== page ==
Lib hell (or DLL hell)

In the last few months I got many emails regarding diStorm compilation, usually for different compilers and platforms. So now I’ve been working in the last week to make diStorm compileable for all those compilers. Some of them are in DOS (OpenWatcom/DJGPP/DMC), some of them are for Linux (mostly GCC) for its varying distributions and the rest are for Windows (MSVS, Mingw, TCC, etc…).

The problem begins with the one and only function of the diStorm library, called distorm_decode. This function gets a lot of parameters, the first one is the offset of the code as if it was loaded in the memory (AKA virtual address). For example, you would feed it with 0x100 for .COM binary files (that is, DOS). This very parameter’s type is varying according your compiler and environment, it might be a 32bits integer or, prefereably, a 64bits integer (unsigned long long/__uint64). If you have a compiler that can generate 64bits integer code, then you would prefer it to 32 bits code. So when you disassembler 64bits code you will be able to set any 64bits offset you just like. Otherwise, you will be limited to 32bit offsets.

So I got a special config.h file for diStorm, where there you configure the relevant macros so your compiler will be able to compile diStorm. The config.h is eventually there for all portable macros. There you also set if you would like to use the 64bit offsets or not.

Now the distorm_decode function uses that integer type which is dependent on your decision (which will probably be derived from the support for 64bit integers by your compiler). To simplify the matter, the diStorm interface is a function with the following declaration:

#ifdef SUPPORT64
void distorm_decode(unsigned long long offset);
void distorm_decode(unsigned long offset);

Now, this function is actually exported by the library, so a caller project will be able to use it. And as you can see, the declaration of this function may change. What I did till now was to have this macro (SUPPORT64) defined twice, once for the library itself when it’s compiled and once for the caller project, so when it uses the library, it will know the size of integers it should use. So far, I didn’t get any problems with it. But then since many compilers (say, for DOS) don’t support 64bit integers, it is a pain in the ass to change these two different files. I couldn’t come up with the same header file for the sake of the caller project, since it might get only a compiled version, and then what? Do trial and error until it finds the correct size of the integer? I can’t allow things to be so loosy.

Things could get really nasty, if the library was compiled with 32bit integers, and then the caller project will use it with 64bit integers. Stack is unbalanced, it will probably crash somewhere when trying to use some pointer…soon or later you will notice it. And then you will have to know to comment out the macro on the caller project.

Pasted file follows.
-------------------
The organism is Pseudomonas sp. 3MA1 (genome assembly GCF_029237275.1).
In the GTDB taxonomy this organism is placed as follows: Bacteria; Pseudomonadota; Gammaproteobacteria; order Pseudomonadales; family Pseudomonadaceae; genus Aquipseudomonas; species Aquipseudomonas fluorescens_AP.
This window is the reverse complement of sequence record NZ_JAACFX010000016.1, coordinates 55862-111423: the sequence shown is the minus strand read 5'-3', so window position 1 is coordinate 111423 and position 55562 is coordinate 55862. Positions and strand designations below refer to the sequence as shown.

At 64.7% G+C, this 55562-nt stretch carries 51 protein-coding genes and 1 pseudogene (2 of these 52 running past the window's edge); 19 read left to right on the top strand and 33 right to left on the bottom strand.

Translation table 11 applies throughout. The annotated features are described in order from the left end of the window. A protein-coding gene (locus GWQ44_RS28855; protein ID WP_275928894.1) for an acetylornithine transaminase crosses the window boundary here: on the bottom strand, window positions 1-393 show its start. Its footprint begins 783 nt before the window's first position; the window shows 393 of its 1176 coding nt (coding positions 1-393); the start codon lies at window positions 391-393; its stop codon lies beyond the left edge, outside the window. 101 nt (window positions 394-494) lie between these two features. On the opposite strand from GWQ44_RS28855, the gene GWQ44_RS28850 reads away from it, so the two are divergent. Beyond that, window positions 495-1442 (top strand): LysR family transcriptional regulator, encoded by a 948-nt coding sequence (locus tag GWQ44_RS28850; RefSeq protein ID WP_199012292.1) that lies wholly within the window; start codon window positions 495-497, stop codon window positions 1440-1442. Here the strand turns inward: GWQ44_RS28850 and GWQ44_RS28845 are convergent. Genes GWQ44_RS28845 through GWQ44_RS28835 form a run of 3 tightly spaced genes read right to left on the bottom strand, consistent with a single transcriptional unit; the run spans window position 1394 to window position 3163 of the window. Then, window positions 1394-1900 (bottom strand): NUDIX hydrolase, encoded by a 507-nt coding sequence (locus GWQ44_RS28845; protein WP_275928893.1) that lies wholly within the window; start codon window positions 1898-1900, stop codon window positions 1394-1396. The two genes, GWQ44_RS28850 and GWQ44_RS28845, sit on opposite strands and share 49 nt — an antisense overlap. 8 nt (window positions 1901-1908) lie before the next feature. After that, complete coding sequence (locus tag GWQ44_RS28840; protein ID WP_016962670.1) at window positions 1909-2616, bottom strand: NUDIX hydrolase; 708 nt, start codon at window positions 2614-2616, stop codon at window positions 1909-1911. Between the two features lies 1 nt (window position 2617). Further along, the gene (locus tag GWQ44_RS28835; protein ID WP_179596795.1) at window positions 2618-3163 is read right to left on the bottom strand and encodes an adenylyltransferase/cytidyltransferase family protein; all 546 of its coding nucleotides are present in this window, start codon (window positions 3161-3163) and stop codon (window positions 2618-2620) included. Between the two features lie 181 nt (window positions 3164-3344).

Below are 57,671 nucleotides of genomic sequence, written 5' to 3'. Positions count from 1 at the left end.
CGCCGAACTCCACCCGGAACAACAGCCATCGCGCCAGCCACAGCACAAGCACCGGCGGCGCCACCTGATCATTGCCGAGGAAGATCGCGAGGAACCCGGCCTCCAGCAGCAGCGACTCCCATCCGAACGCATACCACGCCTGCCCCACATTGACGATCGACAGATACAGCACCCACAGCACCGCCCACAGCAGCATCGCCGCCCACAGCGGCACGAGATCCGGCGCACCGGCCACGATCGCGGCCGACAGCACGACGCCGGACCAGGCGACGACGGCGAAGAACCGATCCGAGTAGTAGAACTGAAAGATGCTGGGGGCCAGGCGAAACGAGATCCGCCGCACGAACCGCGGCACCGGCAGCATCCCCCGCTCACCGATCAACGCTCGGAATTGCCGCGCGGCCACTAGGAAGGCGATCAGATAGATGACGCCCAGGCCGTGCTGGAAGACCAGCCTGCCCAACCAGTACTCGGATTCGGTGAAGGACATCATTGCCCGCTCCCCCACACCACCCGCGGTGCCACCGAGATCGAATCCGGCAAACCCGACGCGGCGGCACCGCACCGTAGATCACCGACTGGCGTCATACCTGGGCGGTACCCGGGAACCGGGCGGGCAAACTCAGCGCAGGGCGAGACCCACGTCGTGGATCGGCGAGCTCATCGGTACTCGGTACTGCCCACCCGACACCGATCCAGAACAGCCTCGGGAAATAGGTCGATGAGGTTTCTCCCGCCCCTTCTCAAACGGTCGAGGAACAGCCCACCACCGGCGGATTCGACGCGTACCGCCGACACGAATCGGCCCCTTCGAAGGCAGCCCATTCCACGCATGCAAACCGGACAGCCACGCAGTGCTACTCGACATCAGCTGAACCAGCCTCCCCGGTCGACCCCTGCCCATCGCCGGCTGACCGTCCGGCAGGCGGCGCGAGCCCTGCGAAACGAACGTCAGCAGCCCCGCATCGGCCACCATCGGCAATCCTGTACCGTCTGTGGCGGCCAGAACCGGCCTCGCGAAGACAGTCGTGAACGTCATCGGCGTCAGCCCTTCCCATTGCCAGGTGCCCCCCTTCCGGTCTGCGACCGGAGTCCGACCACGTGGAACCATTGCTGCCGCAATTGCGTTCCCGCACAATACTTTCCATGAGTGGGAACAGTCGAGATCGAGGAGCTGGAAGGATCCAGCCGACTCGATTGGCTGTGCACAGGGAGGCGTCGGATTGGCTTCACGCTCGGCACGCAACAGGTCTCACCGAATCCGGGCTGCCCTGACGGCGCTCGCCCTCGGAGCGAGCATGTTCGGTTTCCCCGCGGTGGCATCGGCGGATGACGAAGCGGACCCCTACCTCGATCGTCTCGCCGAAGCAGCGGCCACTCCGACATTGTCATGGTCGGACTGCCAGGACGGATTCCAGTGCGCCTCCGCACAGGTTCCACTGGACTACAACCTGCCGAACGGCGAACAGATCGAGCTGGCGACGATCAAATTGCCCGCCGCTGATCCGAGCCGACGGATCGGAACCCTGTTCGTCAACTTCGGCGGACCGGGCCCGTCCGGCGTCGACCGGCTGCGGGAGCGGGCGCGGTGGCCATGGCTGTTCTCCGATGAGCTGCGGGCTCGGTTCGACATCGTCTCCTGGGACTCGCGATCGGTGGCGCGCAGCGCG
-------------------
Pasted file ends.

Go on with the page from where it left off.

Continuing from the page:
After I got this complaint from one of the diStorm users, I decided to try and put an end to this lib hell. I tried to think of a different ways. It would be the best way if I had a reflection in C, or if I had a scripting language which in there I could determine the size of the integer in runtime and know how to invoke distorm_decode. Unfortunately, this is not the case. Starting to think of COM out there, or SXS and other not really helpful ways to solve DLL hell. I sense it’s the wrong way. Since it is a library after all, and I don’t have the luxory of running code, I mean, it could be really solved with running code and asking the library (or rather the DLL actually) what interface should I use… reminds me of QueryInterface somewhat. But alas, I can’t do that either, since it’s compile time we’re talking about. So all I got is this lousy idea:

The exported function name will be determined according to the size of the integer it was compiled with. It would look like this:

#ifdef SUPPORT64
void distorm_decode64(unsigned long long offset);
#define distorm_decode distorm_decode64
#else … you get the idea

But we are still stuck with the SUPPORT64 macro for the caller project, which I think there is no option and we will have to stick with it to the bitter end…

Then what did we earn from this change? Well pretty much a lot, let’s see:

1) The actual code of existing projects don’t need to be changed at all, the macro substitution will do the work for it automatically.

2)The application now won’t get to crash, since if you got the wrong integer size, means you won’t find the exported symbol.

3)Now it becomes a linker time error rather than runtime crash/error. So before the caller project will get to fully be linked, you will know to change the SUPPORT64 macro (whether to add it or drop it).

4)The code as it was before could lead you to a crash, since you could manually enable/disable the macro.

Well, I still feel it’s not the best idea out there, but hey, I really don’t want to write some code in the caller project that will determine the interface in runtime and only then know which function to use…it’s simply ugly and not right, because you can do it earlier and cleaner.

I would like to hear how would you do it? I am still not committing my code… so hurry up :)

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